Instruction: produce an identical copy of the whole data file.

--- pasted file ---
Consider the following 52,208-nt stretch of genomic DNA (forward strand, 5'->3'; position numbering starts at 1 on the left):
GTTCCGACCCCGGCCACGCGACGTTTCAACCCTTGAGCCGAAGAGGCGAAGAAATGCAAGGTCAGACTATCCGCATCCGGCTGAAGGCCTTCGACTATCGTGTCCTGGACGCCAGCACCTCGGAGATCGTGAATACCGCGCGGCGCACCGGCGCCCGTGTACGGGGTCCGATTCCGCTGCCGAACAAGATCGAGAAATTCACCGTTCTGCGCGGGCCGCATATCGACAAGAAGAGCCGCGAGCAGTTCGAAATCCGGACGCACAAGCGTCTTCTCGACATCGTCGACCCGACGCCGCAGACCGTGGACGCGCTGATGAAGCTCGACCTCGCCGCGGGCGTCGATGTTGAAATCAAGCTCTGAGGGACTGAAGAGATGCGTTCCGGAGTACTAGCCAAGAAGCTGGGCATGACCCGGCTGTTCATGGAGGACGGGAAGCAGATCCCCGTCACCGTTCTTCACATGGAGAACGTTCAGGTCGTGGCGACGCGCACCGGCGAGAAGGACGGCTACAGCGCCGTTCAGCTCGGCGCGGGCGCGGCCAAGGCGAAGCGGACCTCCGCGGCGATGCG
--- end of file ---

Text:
Consider the following 52,208-nt stretch of genomic DNA (forward strand, 5'->3'; position numbering starts at 1 on the left):
GTTCCGACCCCGGCCACGCGACGTTTCAACCCTTGAGCCGAAGAGGCGAAGAAATGCAAGGTCAGACTATCCGCATCCGGCTGAAGGCCTTCGACTATCGTGTCCTGGACGCCAGCACCTCGGAGATCGTGAATACCGCGCGGCGCACCGGCGCCCGTGTACGGGGTCCGATTCCGCTGCCGAACAAGATCGAGAAATTCACCGTTCTGCGCGGGCCGCATATCGACAAGAAGAGCCGCGAGCAGTTCGAAATCCGGACGCACAAGCGTCTTCTCGACATCGTCGACCCGACGCCGCAGACCGTGGACGCGCTGATGAAGCTCGACCTCGCCGCGGGCGTCGATGTTGAAATCAAGCTCTGAGGGACTGAAGAGATGCGTTCCGGAGTACTAGCCAAGAAGCTGGGCATGACCCGGCTGTTCATGGAGGACGGGAAGCAGATCCCCGTCACCGTTCTTCACATGGAGAACGTTCAGGTCGTGGCGACGCGCACCGGCGAGAAGGACGGCTACAGCGCCGTTCAGCTCGGCGCGGGCGCGGCCAAGGCGAAGCGGACCTCCGCGGCGATGCG